Superintendent Gerald Goldman said the number is likely "astronomical."

"Do you want me to count time as money?" he asked. "Then I'd guarantee we'll spend over $100,000 this year."

Goldman noted that New York implemented a teacher evaluation system in an effort to get federal Race to the Top education funding. But the amount of that money Saranac Lake schools will see only amounts to about $54,000 over three years, according to Dan Bower, the district's assistant superintendent for business.

"That's a drop in the bucket," Bower said. "We're going to spend far more than that in three years."

"I'm afraid the taxpayers and the students are the ones who are going to pay for this fiasco," Van Nortwick said.

Board member Terry Tubridy agreed that new system has its problems, but he said he didn't want to "throw the baby out with the bathwater.

"APPR looks like a mess; I don't disagree with that," Tubridy said. "But the fact that it's 2012 and we're just now trying to come up with some standardized evaluation system is just beyond my imagination. I've never worked at a job where I didn't have at least an annual and sometimes semi-annual evaluation. Here, it seems like nobody wants to have an evaluation at all."

Van Weelden said that's not the case, as administrators previously evaluated teachers using a system the district developed. He said the idea that APPR is a standardized system of evaluating teachers is a myth, given that so much of the system is being created at the local level.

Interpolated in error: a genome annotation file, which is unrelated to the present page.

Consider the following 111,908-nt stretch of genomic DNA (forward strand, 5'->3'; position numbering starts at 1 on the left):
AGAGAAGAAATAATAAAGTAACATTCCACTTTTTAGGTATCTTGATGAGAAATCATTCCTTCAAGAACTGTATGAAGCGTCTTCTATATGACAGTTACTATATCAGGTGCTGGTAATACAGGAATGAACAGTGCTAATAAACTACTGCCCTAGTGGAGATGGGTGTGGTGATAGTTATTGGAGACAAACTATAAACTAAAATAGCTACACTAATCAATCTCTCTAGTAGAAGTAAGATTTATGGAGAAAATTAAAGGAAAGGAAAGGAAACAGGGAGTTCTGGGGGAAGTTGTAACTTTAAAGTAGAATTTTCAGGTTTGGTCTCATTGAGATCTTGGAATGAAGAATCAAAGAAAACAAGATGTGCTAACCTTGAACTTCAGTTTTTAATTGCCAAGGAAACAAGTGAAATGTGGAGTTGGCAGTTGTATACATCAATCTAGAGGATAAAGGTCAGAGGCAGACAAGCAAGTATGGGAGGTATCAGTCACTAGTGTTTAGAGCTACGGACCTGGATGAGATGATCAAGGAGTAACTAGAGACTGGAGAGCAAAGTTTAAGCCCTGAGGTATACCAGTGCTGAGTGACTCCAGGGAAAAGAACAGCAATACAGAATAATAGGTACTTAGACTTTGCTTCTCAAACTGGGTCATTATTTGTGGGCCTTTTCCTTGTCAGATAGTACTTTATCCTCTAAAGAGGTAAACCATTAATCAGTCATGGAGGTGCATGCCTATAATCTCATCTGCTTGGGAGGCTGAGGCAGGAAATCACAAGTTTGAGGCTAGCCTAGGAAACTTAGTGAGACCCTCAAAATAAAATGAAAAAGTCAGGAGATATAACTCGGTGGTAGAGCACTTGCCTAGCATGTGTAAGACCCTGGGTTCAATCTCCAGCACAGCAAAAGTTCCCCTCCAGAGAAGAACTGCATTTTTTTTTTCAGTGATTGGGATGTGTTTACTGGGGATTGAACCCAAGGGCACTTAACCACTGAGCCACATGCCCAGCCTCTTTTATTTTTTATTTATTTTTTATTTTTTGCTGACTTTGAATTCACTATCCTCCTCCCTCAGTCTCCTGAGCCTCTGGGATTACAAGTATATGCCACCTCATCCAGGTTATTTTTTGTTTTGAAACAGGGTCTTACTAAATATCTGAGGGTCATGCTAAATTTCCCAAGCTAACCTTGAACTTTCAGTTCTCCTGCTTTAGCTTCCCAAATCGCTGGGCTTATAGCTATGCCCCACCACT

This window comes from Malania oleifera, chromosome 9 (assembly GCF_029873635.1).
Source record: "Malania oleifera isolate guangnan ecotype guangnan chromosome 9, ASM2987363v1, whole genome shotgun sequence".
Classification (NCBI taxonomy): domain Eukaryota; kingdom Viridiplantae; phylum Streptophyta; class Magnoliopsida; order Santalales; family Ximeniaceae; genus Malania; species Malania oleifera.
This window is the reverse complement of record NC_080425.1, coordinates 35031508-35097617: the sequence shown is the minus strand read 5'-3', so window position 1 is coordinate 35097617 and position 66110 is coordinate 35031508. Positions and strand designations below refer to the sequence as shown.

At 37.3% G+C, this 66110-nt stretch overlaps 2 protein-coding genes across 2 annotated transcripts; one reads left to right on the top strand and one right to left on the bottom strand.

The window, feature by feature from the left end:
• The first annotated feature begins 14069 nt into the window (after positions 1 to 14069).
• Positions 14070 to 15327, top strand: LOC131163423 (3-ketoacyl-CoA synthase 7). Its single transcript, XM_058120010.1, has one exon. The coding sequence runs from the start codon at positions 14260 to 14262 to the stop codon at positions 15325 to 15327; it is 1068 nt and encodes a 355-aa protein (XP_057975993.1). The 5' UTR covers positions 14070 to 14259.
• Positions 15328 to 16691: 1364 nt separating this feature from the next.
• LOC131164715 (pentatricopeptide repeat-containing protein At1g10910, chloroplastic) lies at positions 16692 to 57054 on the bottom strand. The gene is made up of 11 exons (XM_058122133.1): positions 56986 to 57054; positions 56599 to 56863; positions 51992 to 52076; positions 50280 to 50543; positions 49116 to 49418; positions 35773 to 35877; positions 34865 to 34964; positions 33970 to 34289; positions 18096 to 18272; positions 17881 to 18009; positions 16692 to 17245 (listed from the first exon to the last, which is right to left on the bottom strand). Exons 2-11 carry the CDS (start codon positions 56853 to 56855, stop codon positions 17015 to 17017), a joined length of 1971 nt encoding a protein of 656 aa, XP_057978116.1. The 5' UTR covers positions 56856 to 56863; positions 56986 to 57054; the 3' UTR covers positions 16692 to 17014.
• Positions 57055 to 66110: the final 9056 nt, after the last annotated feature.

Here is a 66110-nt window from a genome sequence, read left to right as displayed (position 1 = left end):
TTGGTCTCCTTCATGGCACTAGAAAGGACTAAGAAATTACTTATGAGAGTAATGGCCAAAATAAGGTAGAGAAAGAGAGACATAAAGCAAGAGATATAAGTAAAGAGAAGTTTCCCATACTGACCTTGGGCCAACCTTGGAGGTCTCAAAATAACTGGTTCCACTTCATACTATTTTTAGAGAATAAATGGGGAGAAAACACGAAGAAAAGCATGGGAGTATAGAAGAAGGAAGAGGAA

"In fact, within our district alone, our staff will probably be evaluated in no less than 20 different ways," Van Weelden said.

Part of the reason for that, Van Weelden told the Enterprise, is there aren't state exams, which make up 20 percent of a teacher's evaluation, for every grade level and every subject. Teachers in those non-tested subjects are instead being evaluated using what's called Student Learning Objectives, or specific student academic goals developed between teachers and principals.

Van Weelden also said the "locally selected" measures, which make up another 20 percent of a teacher's evaluation, are different building by building, district by district.

"That's why it's anything but standardized. It's randomized, and it's because there's so much individual choice left to the districts," he said. "The premise or the theory that we would have objective data that we're using to evaluate teachers, I think, was embraced by all segments of education. I think the process that's come out and the implementation of it has been ill-founded."

In September, Saranac Lake school officials and the Saranac Lake Teachers Association approved a 12-page agreement that spells out how the local provisions of APPR will be carried out. It says tenured teachers will receive a minimum of one formal classroom observation and one 15-minute walk-through evaluation once a year. Untenured teachers will get a minimum of two formal classroom observations and one walk-through evaluation during the year.